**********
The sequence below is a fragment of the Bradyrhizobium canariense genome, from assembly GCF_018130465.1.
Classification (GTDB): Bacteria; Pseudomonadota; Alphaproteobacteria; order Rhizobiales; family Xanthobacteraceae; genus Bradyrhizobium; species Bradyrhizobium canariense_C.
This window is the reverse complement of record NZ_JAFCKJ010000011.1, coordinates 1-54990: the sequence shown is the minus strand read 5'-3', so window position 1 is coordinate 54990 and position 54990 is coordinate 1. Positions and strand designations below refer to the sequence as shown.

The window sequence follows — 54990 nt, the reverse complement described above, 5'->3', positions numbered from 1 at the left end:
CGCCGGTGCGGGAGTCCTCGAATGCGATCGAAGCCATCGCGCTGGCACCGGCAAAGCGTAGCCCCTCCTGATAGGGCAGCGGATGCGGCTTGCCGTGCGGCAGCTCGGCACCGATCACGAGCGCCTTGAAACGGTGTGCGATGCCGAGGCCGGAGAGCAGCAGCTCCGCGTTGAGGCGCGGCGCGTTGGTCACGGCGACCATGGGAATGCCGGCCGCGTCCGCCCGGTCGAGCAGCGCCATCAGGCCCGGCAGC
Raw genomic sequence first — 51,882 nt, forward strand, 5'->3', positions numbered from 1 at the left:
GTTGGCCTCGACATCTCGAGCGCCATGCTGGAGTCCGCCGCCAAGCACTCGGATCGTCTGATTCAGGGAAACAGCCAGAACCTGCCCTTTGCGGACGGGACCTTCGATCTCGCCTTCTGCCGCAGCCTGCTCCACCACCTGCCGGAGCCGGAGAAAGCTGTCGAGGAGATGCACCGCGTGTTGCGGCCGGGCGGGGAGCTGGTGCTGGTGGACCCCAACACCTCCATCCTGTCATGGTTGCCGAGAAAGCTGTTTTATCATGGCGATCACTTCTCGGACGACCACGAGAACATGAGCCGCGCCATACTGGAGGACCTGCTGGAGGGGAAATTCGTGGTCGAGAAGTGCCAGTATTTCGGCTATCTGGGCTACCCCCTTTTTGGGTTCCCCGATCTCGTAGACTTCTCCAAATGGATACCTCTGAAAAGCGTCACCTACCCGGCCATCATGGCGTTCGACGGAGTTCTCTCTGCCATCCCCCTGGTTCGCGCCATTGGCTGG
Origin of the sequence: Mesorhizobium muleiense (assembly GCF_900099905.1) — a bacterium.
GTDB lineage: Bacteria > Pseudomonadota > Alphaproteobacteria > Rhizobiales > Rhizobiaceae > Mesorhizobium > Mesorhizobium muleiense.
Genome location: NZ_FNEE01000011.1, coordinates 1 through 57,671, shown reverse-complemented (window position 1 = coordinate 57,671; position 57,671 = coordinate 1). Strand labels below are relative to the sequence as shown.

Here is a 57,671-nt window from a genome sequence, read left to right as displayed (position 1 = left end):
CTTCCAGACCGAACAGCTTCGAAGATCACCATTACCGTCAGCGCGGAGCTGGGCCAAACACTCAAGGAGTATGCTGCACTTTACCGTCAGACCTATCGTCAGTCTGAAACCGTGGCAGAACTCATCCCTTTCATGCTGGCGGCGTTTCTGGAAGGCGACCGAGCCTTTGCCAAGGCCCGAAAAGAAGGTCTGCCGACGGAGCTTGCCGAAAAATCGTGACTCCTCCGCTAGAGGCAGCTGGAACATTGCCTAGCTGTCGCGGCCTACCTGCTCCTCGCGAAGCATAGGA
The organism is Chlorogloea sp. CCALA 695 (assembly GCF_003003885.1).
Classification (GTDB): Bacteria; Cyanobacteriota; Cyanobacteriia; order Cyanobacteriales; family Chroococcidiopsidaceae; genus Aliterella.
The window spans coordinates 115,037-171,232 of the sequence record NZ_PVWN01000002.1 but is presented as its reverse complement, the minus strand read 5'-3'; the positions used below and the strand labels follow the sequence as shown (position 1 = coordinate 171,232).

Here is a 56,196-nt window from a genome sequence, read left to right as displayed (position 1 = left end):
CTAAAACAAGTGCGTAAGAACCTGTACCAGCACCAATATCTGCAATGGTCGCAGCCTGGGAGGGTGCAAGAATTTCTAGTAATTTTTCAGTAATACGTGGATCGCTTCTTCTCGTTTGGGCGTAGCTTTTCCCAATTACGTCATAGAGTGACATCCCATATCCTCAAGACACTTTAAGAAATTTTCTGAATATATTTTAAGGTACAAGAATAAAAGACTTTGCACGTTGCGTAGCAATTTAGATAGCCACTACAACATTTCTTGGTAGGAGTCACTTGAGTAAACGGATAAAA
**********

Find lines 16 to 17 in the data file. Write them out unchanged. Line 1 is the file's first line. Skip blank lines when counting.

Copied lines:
Here is a 56,196-nt window from a genome sequence, read left to right as displayed (position 1 = left end):
CTAAAACAAGTGCGTAAGAACCTGTACCAGCACCAATATCTGCAATGGTCGCAGCCTGGGAGGGTGCAAGAATTTCTAGTAATTTTTCAGTAATACGTGGATCGCTTCTTCTCGTTTGGGCGTAGCTTTTCCCAATTACGTCATAGAGTGACATCCCATATCCTCAAGACACTTTAAGAAATTTTCTGAATATATTTTAAGGTACAAGAATAAAAGACTTTGCACGTTGCGTAGCAATTTAGATAGCCACTACAACATTTCTTGGTAGGAGTCACTTGAGTAAACGGATAAAA